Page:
Athletes from disciplines like track and field to basketball, badminton, shooting and others have worked countless hours over a four-year period to get to the pinnacle of sports with the entire world watching.
However, due to the novel coronavirus outbreak, the International Olympic Committee decided — and was mostly pressured by the rest of the world — to delay the 2020 Tokyo Olympics by almost a year. The Games were due to start in late July and run almost an entire month.
Track athletes are in the same boat as everyone else and have to keep training even though there are no competitions being held now or for the foreseeable future.
Former Milligan four-time individual national champion Hannah Segrave was one of the Olympic hopefuls for Great Britain in the 800 meters before the Games were postponed.
“Obviously, looking back on the decision now, it was for the best,” Segrave said. “With the way the coronavirus was spreading — especially in the UK — I think it would have been difficult to run any sort of race.”
She had come off of running some of her best races in the past year and was gearing up for the Müller British Athletics Championships on June 20-21 in Manchester. The meet was rescheduled to August 4-5 at the same venue. It will serve as both the British Championships and as the Olympic Trials for Team GB.
“Training is a little different right now, but I’m not going back to square one and putting in a lot of miles,” she said. “We’re just really trying to stay smooth right now and push the envelope a little bit more.”
Great Britain is one of the deepest countries in the world when it comes to female middle-distance running, spearheaded by Laura Muir (1:58.42) and Lynsey Sharp (1:58.61), who both rank inside the top 10 in the world by time since the beginning of 2019. Segrave with her run of 2:00.18 at the Müller Anniversary Games last year is currently sixth-best for British female 800 runners. She is currently ranked 32nd in the world since the beginning of 2019.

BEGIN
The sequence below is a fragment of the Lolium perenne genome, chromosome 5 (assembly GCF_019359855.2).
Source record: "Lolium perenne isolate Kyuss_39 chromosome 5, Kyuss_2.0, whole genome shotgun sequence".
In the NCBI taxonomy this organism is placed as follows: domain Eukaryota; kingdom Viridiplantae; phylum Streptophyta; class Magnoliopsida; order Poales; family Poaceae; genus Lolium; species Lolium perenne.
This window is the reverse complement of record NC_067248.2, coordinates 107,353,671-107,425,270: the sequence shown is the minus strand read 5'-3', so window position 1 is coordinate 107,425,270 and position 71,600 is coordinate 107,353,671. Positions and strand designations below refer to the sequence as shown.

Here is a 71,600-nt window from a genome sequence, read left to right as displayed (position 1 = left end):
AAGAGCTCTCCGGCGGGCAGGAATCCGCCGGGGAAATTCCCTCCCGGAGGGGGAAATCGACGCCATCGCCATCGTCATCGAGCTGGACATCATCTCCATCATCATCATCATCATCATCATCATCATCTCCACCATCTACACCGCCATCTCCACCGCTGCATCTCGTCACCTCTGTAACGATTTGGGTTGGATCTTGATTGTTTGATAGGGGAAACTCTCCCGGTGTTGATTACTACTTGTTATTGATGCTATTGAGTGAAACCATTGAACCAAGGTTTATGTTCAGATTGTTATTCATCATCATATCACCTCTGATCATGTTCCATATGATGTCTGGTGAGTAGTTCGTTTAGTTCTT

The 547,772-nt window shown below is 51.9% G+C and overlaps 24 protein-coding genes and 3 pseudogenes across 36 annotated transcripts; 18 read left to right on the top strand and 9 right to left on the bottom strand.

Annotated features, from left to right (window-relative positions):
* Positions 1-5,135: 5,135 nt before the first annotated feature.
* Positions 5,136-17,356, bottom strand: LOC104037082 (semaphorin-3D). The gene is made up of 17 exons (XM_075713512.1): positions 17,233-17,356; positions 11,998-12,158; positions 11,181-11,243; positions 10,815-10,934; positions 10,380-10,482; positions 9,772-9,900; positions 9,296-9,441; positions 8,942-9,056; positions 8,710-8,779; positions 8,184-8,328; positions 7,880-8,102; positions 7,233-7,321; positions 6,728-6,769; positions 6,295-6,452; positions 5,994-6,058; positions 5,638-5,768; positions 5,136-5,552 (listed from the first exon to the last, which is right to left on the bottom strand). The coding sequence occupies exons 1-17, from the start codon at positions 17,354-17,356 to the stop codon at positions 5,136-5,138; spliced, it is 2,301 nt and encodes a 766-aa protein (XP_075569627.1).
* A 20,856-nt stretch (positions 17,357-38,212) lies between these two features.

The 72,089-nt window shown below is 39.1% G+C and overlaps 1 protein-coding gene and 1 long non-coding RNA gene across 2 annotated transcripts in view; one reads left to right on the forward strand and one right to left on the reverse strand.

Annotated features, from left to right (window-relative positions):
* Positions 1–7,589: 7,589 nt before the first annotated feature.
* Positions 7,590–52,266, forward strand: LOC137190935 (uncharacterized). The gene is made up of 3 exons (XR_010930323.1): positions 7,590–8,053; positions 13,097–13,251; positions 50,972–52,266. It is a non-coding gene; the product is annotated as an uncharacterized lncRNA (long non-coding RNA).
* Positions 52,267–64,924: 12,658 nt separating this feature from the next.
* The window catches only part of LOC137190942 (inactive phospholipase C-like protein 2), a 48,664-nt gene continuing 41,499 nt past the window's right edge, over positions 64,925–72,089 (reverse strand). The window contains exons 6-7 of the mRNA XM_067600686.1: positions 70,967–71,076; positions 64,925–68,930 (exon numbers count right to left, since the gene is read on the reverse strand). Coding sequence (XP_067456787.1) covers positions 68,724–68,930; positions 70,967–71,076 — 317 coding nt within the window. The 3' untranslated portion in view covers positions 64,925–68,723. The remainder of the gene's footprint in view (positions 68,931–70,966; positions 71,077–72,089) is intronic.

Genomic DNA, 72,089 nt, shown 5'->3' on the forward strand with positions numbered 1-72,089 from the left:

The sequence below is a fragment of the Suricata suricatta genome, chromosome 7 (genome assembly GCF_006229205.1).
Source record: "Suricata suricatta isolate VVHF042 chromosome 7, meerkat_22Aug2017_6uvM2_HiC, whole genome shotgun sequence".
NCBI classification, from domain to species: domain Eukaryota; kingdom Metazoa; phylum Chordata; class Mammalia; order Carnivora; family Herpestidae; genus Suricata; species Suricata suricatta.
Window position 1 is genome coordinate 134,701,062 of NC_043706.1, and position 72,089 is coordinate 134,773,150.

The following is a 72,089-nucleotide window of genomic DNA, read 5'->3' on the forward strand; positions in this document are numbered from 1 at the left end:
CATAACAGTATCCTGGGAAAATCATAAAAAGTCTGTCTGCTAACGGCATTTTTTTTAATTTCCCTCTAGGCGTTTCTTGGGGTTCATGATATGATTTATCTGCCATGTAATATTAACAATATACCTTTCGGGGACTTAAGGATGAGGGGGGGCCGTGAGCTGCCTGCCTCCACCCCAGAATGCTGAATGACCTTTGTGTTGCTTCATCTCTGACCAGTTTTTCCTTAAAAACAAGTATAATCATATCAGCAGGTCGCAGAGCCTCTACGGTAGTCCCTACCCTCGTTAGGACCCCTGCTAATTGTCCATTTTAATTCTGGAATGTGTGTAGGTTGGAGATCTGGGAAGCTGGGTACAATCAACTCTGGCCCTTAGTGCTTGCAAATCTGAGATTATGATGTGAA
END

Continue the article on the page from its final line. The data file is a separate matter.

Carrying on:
“I think I would have been right in the mix since I ran 2:00.18 last year and had progressed every year that I have been under Coach (Chris) Layne,” Segrave said. “Of course, I’d have to run well at the British Trials — where it counts.”
Segrave trains with 2016 United States Olympian and 7-time NCAA individual national champion Abbey D’Agostino Cooper of Asheville. Cooper had been recovering from an injury and believes the extra year will help her.
“I knew the decision had been brewing for about a week and I really wasn’t shocked at first, but my heart hurts for all of those that have their lives revolve around an Olympic cycle,” Cooper said. “I feel like this extra year will help me and others and it will only help the longer distance runners get stronger.”
To make matters even more difficult, World Athletics (formerly the IAAF) pushed back the Olympic qualifying window to start in December.
Athletes must not only qualify for their respective national teams, but they must meet the Olympic qualifying time standard within a certain window of time.
“The good thing is that the athletes that already met those qualifying marks in January and February get to keep them and count the towards the Olympic standard,” Cooper said. “In the end, it really actually gives us an extra two months to get the Olympic standard.”
In other words, even if there ended up being big-time track meets this year before December, the times would not count toward the Olympic standard.
“It does make it kind of different having to peak in between the months of December and possibly June,” Seagrave said.
So, what are athletes like Segrave and Cooper to do during these times where they are in limbo?
“I don’t think an extra year will hinder me,” Segrave said. “I think for me it’s all about finding the right race and there will be plenty of opportunities. This will give me enough time to get stronger and ready for the Trials.”